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Are we living in a Mirrorworld? (asks Kevin Kelly, with reference to Magic Leap)

Kevin Kelly has an interesting new post about AR (Augmented Reality) and how that may become the next big tech platform. He calls it the “Mirrorworld”, Other experts refer to this phenomenon as “Spacial Computing“.

Kevin Kelly was WIREDs founding executive editor, and is the author of many great books, including What Technology Wants; New Rules for the New Economy; and Out Of Control: The New Biology of Machines, Social Systems, and the Economic World.

“The mirrorworld—a term first popularized by Yale computer scientist David Gelernter—will reflect not just what something looks like but its context, meaning, and function. We will interact with it, manipulate it, and experience it like we do the real world.

A good example of spacial computing is Magic Leap, a headset, portal, and ecosystem that provides superior augmented reality experiences. Check out Adam Savage‘s box-unpacking and experience in this short video snippet:

Looking at wales swimming outside his apartment, he described the experience as transformative:

“But the experience I had was really transformative….. That feels to me like the future”

If you get worried about the surveillance state today, wait until this technology reaches the masses. Kevin Kelly does a great job describing the choices that will have to be made, and the enormous privacy and other digital ethics issues this brings.

“We are now at the dawn of the third platform, which will digitize the rest of the world. On this platform, all things and places will be machine-­readable, subject to the power of algorithms. Whoever dominates this grand third platform will become among the wealthiest and most powerful people and companies in history, just as those who now dominate the first two platforms have. Also, like its predecessors, this new platform will unleash the prosperity of thousands of more companies in its ecosystem, and a million new ideas—and problems—that weren’t possible before machines could read the world. Everything connected to the internet will be connected to the mirrorworld. And anything connected to the mirrorworld will see and be seen by everything else in this interconnected environment. Watches will detect chairs; chairs will detect spreadsheets; glasses will detect watches, even under a sleeve; tablets will see the inside of a turbine; turbines will see workers around them. Unfortunately, it is not too difficult to imagine scenarios where the mirrorworld is extensively centralized, perhaps by a government. We still have a choice about this.”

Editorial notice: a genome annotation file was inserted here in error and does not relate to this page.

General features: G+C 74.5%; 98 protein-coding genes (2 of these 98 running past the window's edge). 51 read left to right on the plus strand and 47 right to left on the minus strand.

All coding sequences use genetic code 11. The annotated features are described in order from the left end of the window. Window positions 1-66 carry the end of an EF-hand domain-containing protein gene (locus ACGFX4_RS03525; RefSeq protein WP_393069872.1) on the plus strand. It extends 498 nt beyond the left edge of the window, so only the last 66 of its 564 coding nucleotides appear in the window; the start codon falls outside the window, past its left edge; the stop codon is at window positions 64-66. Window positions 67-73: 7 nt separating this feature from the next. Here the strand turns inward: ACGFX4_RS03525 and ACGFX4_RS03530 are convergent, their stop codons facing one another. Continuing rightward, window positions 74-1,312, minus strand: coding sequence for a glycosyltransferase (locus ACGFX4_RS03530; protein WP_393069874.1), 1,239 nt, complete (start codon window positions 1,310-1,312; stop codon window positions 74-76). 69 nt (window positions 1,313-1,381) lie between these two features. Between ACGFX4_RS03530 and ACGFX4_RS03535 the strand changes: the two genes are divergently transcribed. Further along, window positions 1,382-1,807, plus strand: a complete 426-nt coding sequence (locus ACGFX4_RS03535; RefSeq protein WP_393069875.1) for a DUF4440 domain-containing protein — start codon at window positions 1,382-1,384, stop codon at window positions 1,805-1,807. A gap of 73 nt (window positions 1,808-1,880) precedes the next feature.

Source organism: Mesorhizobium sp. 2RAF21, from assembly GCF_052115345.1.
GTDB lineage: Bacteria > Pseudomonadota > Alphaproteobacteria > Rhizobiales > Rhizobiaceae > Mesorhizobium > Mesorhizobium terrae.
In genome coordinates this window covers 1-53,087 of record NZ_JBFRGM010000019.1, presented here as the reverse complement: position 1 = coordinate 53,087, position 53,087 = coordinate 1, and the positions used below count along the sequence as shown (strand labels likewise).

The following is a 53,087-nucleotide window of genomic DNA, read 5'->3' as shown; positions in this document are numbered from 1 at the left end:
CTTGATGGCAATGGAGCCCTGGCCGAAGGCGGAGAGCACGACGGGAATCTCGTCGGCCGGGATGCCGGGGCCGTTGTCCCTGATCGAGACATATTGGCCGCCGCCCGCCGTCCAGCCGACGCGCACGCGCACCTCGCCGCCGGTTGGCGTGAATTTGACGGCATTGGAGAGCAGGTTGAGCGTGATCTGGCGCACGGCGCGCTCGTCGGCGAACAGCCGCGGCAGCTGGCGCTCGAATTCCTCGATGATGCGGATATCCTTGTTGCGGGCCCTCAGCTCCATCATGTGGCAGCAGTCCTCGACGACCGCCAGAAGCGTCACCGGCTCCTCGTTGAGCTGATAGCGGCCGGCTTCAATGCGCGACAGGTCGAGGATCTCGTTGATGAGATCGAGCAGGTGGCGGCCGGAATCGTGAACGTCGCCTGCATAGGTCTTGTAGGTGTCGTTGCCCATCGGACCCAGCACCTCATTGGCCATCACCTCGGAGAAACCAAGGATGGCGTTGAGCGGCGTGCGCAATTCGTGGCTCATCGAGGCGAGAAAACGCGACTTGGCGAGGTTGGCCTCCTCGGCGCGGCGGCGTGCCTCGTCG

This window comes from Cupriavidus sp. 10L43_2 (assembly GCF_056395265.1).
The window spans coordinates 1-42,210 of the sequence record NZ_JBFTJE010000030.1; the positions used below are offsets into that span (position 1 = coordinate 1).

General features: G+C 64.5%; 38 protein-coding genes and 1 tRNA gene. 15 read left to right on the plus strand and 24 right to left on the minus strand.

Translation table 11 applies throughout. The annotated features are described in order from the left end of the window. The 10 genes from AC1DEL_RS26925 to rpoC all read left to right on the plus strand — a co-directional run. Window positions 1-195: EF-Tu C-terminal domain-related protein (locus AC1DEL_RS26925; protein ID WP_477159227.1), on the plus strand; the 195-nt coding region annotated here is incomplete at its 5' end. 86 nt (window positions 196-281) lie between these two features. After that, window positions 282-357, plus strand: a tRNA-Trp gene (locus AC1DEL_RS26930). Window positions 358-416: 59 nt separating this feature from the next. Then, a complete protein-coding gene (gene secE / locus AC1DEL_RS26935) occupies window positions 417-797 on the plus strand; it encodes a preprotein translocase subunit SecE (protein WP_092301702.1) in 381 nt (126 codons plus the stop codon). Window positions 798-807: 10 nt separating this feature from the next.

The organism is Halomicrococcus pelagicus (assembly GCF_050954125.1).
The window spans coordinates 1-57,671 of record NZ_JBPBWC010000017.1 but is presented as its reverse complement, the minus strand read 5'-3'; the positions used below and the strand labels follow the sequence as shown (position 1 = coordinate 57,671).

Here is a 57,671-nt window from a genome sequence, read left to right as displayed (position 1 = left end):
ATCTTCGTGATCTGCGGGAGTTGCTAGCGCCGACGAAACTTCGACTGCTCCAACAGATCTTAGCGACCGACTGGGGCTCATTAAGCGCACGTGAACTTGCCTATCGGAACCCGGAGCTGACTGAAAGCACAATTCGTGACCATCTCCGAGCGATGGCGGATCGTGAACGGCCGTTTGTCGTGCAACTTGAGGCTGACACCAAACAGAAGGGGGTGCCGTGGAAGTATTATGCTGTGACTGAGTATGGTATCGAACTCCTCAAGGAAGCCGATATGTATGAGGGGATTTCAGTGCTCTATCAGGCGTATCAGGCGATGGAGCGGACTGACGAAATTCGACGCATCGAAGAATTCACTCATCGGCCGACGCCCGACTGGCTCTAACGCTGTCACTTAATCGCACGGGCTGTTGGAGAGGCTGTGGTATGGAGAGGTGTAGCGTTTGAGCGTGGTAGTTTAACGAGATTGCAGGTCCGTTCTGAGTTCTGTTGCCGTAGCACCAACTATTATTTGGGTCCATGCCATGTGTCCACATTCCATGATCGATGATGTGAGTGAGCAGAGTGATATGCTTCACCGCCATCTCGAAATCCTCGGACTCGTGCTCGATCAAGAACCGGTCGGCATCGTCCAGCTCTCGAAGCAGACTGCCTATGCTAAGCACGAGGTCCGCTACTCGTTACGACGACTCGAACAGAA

The mirrorworld will raise major privacy concerns. It will, after all, contain a billion eyes glancing at every point, converging into one continuous view. The mirrorworld will create so much data, big data, from its legions of eyes and other sensors, that we can’t imagine its scale right now. To make this spatial realm work—to synchronize the virtual twins of all places and all things with the real places and things, while rendering it visible to millions—will require tracking people and things to a degree that can only be called a total surveillance state. Eventually, everything will have a digital twin.

Gerd Leonhard highlighted this challenge in chapter-3 of his book “Technology vs. Humanity” as part of the Megashifts.

“Within ten years, I would venture that using AR and VR will become as normal as using WhatsApp is today. That is both an exhilarating and a scary thought: At that point, who is to say what is real and what is not…”

Related video by Gerd:

This post is co-produced by The Futures Agency’s content curator Petervan.

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